About 30 people turned out Monday night at Electric City’s fire hall to show support for a community watch program.
The meeting largely was to determine what kind of interest people had in developing a community watch plan to help fight crime in the community.
Birdie Hensley, who has been behind the idea, read a list of the type of police report incidents the past month in Electric City to show the group that there is a lot of illegal activity in the city.
The idea of a city curfew came up again, but the group was reminded that the city might need deep pockets if the idea ever got challenged in the court system.
There was some interest in having The Star newspaper print names in its police reports.
Hensley, and Lonna Bussert, who has also been involved in the community watch idea, explained that the Grand Coulee police hadn’t been invited because organizers first wanted to hear from the citizens of their interest and ideas.
Hensley set the next meeting for 7 p.m. Aug. 27, at the Electric City fire hall. The public is invited and Hensley said the police would be invited for that meeting.
Several in the room talked about incidents that had happened to them and gave a rundown of how to keep garage doors shut and cars locked.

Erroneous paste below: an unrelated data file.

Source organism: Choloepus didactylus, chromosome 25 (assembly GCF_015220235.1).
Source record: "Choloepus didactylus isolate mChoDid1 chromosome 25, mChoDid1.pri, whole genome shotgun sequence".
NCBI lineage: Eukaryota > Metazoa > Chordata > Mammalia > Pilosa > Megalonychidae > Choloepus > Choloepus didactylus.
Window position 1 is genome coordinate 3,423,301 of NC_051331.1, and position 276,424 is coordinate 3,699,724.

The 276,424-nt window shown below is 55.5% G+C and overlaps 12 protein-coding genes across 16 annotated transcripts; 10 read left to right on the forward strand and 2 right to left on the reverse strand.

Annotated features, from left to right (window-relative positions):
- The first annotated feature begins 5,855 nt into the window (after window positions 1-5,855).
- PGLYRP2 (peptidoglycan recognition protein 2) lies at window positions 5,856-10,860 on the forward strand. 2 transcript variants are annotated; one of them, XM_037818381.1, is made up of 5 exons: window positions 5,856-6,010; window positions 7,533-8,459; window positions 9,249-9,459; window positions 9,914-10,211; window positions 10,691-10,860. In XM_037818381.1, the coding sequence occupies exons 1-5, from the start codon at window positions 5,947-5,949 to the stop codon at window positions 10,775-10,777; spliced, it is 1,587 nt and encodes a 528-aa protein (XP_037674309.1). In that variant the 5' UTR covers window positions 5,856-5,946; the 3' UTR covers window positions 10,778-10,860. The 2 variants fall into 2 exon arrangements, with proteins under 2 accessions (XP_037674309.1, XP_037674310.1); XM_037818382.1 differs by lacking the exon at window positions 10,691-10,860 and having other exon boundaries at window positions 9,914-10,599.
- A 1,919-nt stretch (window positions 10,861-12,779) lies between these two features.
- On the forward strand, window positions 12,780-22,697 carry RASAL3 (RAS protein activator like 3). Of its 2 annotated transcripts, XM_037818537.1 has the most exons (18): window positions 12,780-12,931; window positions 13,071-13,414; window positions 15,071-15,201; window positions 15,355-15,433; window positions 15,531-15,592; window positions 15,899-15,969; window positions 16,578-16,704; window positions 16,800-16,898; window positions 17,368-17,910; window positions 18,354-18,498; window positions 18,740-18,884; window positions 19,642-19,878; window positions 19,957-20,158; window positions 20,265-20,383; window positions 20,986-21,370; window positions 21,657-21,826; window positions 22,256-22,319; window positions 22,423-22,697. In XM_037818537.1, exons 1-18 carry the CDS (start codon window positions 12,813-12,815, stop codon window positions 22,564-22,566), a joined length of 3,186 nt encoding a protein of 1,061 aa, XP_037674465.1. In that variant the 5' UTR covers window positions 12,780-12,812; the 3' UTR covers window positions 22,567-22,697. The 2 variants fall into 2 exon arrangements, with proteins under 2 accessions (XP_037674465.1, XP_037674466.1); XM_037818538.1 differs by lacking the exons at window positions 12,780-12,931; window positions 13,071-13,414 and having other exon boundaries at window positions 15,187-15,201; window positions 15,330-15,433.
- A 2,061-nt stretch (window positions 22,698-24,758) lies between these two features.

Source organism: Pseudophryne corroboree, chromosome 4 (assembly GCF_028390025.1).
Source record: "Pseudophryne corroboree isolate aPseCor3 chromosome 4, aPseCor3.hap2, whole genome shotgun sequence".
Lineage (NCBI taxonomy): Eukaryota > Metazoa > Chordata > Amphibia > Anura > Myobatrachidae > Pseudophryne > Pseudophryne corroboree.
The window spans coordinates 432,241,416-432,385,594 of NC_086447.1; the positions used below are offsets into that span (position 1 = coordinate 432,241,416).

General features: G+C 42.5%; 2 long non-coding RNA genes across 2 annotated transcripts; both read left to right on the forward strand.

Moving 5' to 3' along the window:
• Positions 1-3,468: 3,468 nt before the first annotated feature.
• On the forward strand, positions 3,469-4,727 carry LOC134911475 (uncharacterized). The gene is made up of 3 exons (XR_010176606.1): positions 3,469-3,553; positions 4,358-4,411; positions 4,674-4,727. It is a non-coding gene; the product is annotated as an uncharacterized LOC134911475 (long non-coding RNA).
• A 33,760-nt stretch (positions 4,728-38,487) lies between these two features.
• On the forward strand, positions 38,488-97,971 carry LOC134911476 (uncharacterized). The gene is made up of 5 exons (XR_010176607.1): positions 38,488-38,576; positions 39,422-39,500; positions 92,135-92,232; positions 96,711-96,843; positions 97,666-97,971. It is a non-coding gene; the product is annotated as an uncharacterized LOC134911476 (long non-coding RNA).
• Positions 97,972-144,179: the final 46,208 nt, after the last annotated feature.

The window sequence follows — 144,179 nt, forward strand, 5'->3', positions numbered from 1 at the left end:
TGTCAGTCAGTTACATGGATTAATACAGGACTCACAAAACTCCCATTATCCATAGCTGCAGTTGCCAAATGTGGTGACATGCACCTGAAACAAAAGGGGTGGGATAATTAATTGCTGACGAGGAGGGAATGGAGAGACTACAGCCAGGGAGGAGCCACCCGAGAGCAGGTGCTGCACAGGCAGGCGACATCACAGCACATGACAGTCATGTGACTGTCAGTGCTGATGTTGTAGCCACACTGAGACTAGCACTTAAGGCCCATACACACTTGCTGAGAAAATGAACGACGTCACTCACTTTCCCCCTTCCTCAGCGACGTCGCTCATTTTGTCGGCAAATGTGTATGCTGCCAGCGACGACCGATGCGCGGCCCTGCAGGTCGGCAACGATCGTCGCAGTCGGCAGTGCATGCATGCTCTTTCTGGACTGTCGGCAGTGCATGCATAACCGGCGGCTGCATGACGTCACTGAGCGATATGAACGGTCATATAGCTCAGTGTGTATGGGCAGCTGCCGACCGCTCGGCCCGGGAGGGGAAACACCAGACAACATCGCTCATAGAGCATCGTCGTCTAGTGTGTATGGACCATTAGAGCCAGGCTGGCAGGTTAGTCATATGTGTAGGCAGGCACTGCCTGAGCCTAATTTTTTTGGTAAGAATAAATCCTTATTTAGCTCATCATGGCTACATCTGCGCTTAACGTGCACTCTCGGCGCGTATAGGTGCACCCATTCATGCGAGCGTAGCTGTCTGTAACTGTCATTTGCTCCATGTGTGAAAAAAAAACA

There has been a rash of car prowls in Electric City in past months as people leave doors unlocked and, in some cases, keys in the ignition.
Many indicated that they already look out for their neighbors when they are away, and Bussert stated that people should call the police when they see something they are not sure of.
While the meeting was called for a community watch program, Hensley said if enough people take part it could become a block watch.
The group is independent of the city and has grown out of a concern about crime reports in the city.
At a chamber of commerce meeting last Thursday, Hensley said the group is focusing on Electric City but would gladly share research on formation of such an organization with anyone from another town interested.